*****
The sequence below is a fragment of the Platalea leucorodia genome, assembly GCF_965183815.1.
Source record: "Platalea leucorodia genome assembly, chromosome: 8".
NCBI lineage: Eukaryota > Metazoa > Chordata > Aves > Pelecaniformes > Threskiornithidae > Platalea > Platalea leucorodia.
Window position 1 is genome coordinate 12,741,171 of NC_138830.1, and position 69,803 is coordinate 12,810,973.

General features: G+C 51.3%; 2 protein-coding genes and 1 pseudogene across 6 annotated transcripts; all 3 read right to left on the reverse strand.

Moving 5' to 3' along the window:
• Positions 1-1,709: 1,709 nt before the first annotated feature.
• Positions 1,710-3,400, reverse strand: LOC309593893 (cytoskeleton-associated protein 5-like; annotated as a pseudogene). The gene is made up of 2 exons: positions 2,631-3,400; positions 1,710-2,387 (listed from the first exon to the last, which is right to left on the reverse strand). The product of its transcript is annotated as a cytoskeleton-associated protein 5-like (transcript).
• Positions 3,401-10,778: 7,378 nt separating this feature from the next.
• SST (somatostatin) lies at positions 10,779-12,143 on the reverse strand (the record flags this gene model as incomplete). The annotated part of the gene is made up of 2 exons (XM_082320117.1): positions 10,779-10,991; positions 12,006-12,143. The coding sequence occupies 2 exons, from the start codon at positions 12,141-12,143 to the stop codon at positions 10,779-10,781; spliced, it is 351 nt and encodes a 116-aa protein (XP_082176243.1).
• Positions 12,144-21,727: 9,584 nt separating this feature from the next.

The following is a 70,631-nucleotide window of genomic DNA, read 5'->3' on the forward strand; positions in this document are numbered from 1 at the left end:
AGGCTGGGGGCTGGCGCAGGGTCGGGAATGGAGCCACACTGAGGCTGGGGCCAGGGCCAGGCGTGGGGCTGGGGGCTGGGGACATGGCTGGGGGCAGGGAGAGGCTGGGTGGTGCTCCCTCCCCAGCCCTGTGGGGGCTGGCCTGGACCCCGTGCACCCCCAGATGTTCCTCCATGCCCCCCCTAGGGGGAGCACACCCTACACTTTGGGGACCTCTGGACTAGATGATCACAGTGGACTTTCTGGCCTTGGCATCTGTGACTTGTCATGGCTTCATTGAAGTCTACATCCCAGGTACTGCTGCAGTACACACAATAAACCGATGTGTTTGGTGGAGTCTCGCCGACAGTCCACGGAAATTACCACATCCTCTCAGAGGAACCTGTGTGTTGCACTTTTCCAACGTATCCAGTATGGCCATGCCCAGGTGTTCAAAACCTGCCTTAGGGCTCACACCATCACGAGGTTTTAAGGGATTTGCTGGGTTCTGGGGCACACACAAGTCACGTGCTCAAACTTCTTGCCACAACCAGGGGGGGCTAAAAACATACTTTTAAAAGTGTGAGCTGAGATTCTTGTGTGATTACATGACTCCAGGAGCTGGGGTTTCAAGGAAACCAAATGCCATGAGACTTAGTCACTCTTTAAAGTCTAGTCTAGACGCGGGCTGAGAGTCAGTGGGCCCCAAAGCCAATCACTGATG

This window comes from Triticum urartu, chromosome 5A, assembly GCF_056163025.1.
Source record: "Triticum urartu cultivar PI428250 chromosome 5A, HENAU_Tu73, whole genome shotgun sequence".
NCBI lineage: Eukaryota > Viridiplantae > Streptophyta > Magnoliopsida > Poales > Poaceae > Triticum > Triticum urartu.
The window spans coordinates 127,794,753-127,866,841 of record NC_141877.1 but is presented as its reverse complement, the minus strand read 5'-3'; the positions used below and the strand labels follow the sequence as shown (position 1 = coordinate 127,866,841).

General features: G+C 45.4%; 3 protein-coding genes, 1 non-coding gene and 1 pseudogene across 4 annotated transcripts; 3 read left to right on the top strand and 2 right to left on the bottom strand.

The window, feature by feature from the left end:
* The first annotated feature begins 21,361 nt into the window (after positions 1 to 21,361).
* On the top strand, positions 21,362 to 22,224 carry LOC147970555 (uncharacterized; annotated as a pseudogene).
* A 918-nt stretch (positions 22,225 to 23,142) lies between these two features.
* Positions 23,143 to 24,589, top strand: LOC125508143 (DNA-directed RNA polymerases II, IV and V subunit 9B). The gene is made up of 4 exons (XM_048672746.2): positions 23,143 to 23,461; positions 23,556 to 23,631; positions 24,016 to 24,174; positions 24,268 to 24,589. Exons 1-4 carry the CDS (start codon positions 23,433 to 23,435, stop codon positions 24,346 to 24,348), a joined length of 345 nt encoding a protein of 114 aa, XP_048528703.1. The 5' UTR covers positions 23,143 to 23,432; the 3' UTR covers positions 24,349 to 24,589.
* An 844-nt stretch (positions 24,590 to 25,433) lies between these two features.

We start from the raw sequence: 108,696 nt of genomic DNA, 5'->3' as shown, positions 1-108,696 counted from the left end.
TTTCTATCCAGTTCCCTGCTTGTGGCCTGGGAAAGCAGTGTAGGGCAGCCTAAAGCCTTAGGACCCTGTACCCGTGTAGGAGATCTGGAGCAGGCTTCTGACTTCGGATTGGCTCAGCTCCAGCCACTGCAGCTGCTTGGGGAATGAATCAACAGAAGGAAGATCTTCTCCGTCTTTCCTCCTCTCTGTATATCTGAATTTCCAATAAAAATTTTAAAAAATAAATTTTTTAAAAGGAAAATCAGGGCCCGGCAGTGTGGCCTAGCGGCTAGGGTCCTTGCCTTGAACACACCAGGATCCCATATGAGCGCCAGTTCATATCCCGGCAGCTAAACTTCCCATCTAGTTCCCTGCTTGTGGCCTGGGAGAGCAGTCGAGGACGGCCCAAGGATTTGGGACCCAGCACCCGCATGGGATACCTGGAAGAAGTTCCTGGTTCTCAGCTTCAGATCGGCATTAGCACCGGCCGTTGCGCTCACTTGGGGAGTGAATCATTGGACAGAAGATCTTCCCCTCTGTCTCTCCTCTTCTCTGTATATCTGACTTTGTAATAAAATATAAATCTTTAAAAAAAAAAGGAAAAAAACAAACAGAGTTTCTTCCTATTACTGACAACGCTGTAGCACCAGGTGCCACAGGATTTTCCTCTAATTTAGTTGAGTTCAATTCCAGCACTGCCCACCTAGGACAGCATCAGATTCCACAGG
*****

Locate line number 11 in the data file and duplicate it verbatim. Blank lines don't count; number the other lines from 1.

• Positions 12,144-21,727: 9,584 nt separating this feature from the next.